SSH Compromise Detection Using NetFlow/IPFIX
January 2015 • Presentation
In this presentation, the authors discuss IDS SSHCure, the first network-based IDS that detects whether an attack has resulted in a compromise.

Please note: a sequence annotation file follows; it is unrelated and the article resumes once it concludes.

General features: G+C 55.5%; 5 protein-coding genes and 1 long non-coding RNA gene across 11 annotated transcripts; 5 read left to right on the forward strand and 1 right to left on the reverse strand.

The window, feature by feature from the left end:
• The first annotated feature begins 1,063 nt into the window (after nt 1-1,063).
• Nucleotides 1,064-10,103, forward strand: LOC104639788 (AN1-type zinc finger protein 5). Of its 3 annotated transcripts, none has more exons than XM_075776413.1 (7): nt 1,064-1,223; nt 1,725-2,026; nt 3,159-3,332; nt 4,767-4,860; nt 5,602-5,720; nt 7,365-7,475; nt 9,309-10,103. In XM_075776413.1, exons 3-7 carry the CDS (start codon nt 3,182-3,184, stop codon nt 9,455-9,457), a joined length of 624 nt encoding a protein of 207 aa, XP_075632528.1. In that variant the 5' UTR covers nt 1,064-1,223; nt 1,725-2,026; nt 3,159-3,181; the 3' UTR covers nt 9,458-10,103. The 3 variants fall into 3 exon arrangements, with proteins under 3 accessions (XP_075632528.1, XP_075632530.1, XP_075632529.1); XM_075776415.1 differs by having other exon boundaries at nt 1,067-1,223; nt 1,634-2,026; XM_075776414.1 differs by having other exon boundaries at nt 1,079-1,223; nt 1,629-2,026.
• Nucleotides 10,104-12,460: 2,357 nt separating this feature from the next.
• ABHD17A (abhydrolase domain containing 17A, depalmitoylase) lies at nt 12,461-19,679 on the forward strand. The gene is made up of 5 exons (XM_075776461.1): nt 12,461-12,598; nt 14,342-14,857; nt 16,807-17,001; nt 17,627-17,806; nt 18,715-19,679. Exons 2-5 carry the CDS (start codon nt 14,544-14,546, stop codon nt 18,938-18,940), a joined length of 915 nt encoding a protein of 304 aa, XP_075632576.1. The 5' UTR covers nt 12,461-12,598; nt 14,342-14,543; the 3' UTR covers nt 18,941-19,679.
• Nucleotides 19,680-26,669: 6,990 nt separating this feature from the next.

Dictionary attacks against SSH daemons are a common type of brute-force attack, in which attackers perform authentication attempts on a remote machine. By now, we are used to observing a steady number of SSH dictionary attacks in our networks every day; however, these attacks should not be underestimated. Once compromised, machines can cause serious damage by joining botnets, distributing illegal content, or participating in DDoS attacks. The threat of SSH attacks was recently stressed again by the Ponemon 2014 SSH Security Vulnerability Report, which states that 51% of the surveyed companies have been compromised via SSH in the last 24 months. Even more attacks should be expected in the future; several renowned organizations, such as OpenBL and DShield, report a tripled number of SSH attacks between August 2013 and April 2014. After April 2014, the number of hosts blacklisted by OpenBL for SSH abuse continued to grow and peaks at all-time high values. These numbers emphasize the need for a scalable solution that tells security teams exactly which systems have been compromised and should therefore be taken care of. This is where our open-source IDS SSHCure comes into play. SSHCure is a flow-based Intrusion Detection System (IDS) and the first network-based IDS that is able to detect whether an attack has resulted in a compromise. By analyzing the aggregated network data received from edge routers, it analyzes the SSH behavior of all hosts in a network. Successful deployments—in networks ranging from Web hosting companies and campus networks up to nation-wide backbone networks—have shown that SSHCure is capable of analyzing SSH traffic in real-time and can therefore be deployed in any network with flow export enabled. The latest version of SSHCure features a completely overhauled compromise detection algorithm. The algorithm has been validated using almost 100 servers, workstations and honeypots, featuring an accuracy close to 100%.